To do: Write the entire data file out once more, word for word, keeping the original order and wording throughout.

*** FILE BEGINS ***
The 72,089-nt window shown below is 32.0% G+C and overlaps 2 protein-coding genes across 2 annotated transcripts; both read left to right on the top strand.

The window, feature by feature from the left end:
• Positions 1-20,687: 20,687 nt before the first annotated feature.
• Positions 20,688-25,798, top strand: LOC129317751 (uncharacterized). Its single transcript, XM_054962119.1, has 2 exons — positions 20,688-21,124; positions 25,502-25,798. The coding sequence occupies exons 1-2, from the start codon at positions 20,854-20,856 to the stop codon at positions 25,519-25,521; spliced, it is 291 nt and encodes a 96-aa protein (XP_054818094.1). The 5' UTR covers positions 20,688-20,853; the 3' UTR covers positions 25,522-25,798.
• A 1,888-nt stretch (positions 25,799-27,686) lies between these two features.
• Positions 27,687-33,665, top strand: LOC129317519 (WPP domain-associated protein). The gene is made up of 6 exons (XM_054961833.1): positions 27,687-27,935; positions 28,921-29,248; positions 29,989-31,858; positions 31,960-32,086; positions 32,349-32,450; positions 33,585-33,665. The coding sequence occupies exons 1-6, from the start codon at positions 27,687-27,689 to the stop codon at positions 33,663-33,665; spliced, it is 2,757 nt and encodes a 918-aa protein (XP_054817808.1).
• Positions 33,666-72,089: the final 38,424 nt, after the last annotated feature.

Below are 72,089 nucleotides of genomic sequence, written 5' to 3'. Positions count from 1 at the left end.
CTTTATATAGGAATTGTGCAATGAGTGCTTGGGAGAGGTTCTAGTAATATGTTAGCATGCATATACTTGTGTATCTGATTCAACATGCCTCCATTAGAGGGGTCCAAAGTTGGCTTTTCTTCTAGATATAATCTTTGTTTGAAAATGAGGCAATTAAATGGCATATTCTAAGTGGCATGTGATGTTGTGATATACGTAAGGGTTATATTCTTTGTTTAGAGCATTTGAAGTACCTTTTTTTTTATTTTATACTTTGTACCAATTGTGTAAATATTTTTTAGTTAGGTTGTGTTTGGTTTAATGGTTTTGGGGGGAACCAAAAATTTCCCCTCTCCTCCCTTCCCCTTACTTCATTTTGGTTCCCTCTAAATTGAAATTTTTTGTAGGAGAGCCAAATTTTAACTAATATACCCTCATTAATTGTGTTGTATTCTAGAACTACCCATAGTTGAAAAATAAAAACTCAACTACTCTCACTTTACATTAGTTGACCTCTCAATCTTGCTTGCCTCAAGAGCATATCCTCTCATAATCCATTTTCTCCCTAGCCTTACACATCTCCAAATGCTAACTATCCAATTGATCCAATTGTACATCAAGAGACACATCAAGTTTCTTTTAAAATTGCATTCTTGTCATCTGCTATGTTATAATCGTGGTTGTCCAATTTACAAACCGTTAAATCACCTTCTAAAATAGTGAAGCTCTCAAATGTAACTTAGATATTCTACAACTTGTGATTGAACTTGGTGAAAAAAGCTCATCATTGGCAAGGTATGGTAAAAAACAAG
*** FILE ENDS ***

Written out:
The 72,089-nt window shown below is 32.0% G+C and overlaps 2 protein-coding genes across 2 annotated transcripts; both read left to right on the top strand.

The window, feature by feature from the left end:
• Positions 1-20,687: 20,687 nt before the first annotated feature.
• Positions 20,688-25,798, top strand: LOC129317751 (uncharacterized). Its single transcript, XM_054962119.1, has 2 exons — positions 20,688-21,124; positions 25,502-25,798. The coding sequence occupies exons 1-2, from the start codon at positions 20,854-20,856 to the stop codon at positions 25,519-25,521; spliced, it is 291 nt and encodes a 96-aa protein (XP_054818094.1). The 5' UTR covers positions 20,688-20,853; the 3' UTR covers positions 25,522-25,798.
• A 1,888-nt stretch (positions 25,799-27,686) lies between these two features.
• Positions 27,687-33,665, top strand: LOC129317519 (WPP domain-associated protein). The gene is made up of 6 exons (XM_054961833.1): positions 27,687-27,935; positions 28,921-29,248; positions 29,989-31,858; positions 31,960-32,086; positions 32,349-32,450; positions 33,585-33,665. The coding sequence occupies exons 1-6, from the start codon at positions 27,687-27,689 to the stop codon at positions 33,663-33,665; spliced, it is 2,757 nt and encodes a 918-aa protein (XP_054817808.1).
• Positions 33,666-72,089: the final 38,424 nt, after the last annotated feature.

Below are 72,089 nucleotides of genomic sequence, written 5' to 3'. Positions count from 1 at the left end.
CTTTATATAGGAATTGTGCAATGAGTGCTTGGGAGAGGTTCTAGTAATATGTTAGCATGCATATACTTGTGTATCTGATTCAACATGCCTCCATTAGAGGGGTCCAAAGTTGGCTTTTCTTCTAGATATAATCTTTGTTTGAAAATGAGGCAATTAAATGGCATATTCTAAGTGGCATGTGATGTTGTGATATACGTAAGGGTTATATTCTTTGTTTAGAGCATTTGAAGTACCTTTTTTTTTATTTTATACTTTGTACCAATTGTGTAAATATTTTTTAGTTAGGTTGTGTTTGGTTTAATGGTTTTGGGGGGAACCAAAAATTTCCCCTCTCCTCCCTTCCCCTTACTTCATTTTGGTTCCCTCTAAATTGAAATTTTTTGTAGGAGAGCCAAATTTTAACTAATATACCCTCATTAATTGTGTTGTATTCTAGAACTACCCATAGTTGAAAAATAAAAACTCAACTACTCTCACTTTACATTAGTTGACCTCTCAATCTTGCTTGCCTCAAGAGCATATCCTCTCATAATCCATTTTCTCCCTAGCCTTACACATCTCCAAATGCTAACTATCCAATTGATCCAATTGTACATCAAGAGACACATCAAGTTTCTTTTAAAATTGCATTCTTGTCATCTGCTATGTTATAATCGTGGTTGTCCAATTTACAAACCGTTAAATCACCTTCTAAAATAGTGAAGCTCTCAAATGTAACTTAGATATTCTACAACTTGTGATTGAACTTGGTGAAAAAAGCTCATCATTGGCAAGGTATGGTAAAAAACAAG